Jenny Davies: Key workers have nowhere to stay - and it’s threatening the services in our communities

Jenny Davies: Key workers have nowhere to stay - and it’s threatening the services in our communities

Jenny Davies

Jenny Davies, associate director at Scottish Futures Trust, details the issues faced by key workers struggling to find affordable places to live and highlights some example solutions from around the country.

Key workers are an integral part of our communities – from caring for our grandparents, teaching our children, to building our homes. Without them, our society simply would not be able to function.

There is no singular definition of a key worker – it is decided at a council level and can include anyone from the private or public sector who is vital to an area’s essential services. What’s deemed essential in a city will often be different to what is needed in a remote rural area.

No matter how they are defined, there is growing concern that when it comes to the attraction and retention of key workers, lack of housing is a barrier. With an increase in the declaration of housing emergencies across Scotland, this problem is likely to add to an already difficult situation.

Those worries were evident when I attended the Rural Housing Scotland conference in February, where concerns were raised about the need for and delivery of vital key worker housing in many rural and island areas. The shortage of both short-term accommodation for people such as seasonal workers and mid to long-term housing for others in both the public and private sector was consistently highlighted.

This comes at a time when organisations like Scotwind and the Inverness and Cromarty Firth Green Freeport need to bring additional workers to these rural areas. These communities also want this influx of business, so the lack of homes to allow workers to come and stay is a real issue.

Keeping essential workers in our communities comes down to three main things: affordability, availability and proximity of homes. High quality, affordable housing that is close to workplaces obviously lies at the heart of key worker retention. But the right infrastructure – such as good public transport links and school provision - is essential too.

In some places, high house prices coupled with relatively low income makes it difficult for key workers, particularly younger ones, to purchase homes from the open market. Providing properties for mid-market rent is one potential solution to this. However, mid-market rental is intended to be a stepping stone – but high rent levels mean that fewer tenants can make the move to their next home. This stagnation compounds the issue of housing shortages.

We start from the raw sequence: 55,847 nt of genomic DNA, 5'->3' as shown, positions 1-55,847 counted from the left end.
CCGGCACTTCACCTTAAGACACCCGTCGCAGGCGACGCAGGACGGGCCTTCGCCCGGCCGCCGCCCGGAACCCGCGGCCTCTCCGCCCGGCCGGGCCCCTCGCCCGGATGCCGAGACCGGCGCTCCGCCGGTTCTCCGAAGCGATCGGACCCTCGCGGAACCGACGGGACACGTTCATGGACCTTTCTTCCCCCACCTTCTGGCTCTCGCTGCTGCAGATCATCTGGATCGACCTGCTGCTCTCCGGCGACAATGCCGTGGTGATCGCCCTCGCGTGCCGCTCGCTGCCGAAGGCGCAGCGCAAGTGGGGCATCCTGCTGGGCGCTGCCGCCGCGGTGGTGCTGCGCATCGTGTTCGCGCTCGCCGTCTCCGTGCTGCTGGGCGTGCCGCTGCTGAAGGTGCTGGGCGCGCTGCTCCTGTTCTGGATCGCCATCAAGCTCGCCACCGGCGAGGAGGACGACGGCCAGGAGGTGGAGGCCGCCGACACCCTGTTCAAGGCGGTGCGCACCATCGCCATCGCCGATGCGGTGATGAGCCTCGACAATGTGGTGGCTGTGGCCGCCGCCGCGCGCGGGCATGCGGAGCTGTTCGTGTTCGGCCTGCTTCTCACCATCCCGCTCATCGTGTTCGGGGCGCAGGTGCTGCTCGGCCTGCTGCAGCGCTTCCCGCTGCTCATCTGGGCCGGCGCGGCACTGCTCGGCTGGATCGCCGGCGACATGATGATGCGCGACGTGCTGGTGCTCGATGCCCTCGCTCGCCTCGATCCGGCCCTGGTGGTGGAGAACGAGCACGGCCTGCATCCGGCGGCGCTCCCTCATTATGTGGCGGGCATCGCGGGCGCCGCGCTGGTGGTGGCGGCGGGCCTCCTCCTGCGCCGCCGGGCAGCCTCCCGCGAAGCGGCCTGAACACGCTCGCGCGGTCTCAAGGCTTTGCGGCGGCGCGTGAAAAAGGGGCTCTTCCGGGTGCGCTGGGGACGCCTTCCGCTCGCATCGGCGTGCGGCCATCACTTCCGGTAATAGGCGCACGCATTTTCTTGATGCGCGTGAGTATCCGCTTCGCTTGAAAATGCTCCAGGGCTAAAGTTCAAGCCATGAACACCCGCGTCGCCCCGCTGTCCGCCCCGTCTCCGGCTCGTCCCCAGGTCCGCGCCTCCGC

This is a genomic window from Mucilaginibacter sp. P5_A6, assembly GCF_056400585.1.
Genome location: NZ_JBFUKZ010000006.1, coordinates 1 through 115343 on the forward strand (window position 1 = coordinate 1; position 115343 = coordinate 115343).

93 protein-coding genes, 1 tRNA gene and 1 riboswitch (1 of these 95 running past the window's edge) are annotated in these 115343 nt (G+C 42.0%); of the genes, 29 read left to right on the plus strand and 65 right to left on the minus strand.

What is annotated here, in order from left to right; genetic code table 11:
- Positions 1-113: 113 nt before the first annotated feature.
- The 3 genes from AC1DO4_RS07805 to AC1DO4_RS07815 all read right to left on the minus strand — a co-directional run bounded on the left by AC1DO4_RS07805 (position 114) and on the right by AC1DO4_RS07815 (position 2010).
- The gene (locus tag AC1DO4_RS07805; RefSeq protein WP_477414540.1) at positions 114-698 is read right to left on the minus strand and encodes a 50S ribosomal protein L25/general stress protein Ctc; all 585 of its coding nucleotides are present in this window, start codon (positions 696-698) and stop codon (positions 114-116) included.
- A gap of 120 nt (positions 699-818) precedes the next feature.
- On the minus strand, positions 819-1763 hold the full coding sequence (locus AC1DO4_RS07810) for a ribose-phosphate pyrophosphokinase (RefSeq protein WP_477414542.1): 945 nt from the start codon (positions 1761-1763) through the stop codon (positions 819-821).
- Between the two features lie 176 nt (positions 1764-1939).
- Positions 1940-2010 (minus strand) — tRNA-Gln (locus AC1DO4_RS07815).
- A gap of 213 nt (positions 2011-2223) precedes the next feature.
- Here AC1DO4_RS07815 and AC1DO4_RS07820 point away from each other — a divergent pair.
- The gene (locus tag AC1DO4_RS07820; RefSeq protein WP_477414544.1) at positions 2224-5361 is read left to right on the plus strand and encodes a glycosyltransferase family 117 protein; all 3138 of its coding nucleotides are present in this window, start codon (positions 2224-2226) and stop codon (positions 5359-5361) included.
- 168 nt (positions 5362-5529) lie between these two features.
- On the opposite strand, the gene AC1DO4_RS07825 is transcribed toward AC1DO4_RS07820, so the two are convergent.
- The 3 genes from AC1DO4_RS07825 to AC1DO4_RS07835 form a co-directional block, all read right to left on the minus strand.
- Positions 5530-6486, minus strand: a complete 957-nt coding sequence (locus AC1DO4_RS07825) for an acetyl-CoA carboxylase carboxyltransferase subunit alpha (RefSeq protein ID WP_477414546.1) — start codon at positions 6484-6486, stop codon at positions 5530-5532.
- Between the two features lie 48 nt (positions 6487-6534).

While Community Development Trusts and community-led housing organisations have been looking at ways to develop and provide key worker housing, this tends to be on a small scale. Much more needs to be done to meet growing demand – and we need to get creative.

Looking at repurposing existing empty town centre buildings can rejuvenate communities while providing a feeling of greater safety within neighbourhoods – and these homes can be particularly attractive for key workers as they are often close to their place of work.

For example, South of Scotland Community Housing (SOSCH) and the Scottish Empty Homes Partnership (SEHP) have increased community housing by converting empty town centre buildings, such as a former police station and hotel, into homes.

When councils are producing local development plans, they need to be thinking about key worker housing allocations. Policies that deal with the allocation of housing to key workers need to be consistent with the local authority’s wider planning policies on housing, including affordable housing.

I am part of a team at the Scottish Futures Trust currently exploring the potential for councils to deliver market level housing for rent and sale in areas where there is market failure. We have considered different ways the occupancy of the homes can be restricted once built, including rural housing burdens to prioritise workers.

We also need to address the question of whose responsibility it is to provide key worker housing – the employer or the local authority? Is it time to look at more partnership working? In a great example of this, the Cairngorm Business Partnership, Highland Council and Highland Housing Alliance worked together to support the delivery of housing for employees of local businesses. Members of the business partnership paid a small fee to allow their employees to take priority for mid-market rental properties.

We need to prioritise attracting and retaining key workers in the communities that need them most, by ensuring they have somewhere to call home.

Share icon
Share this article: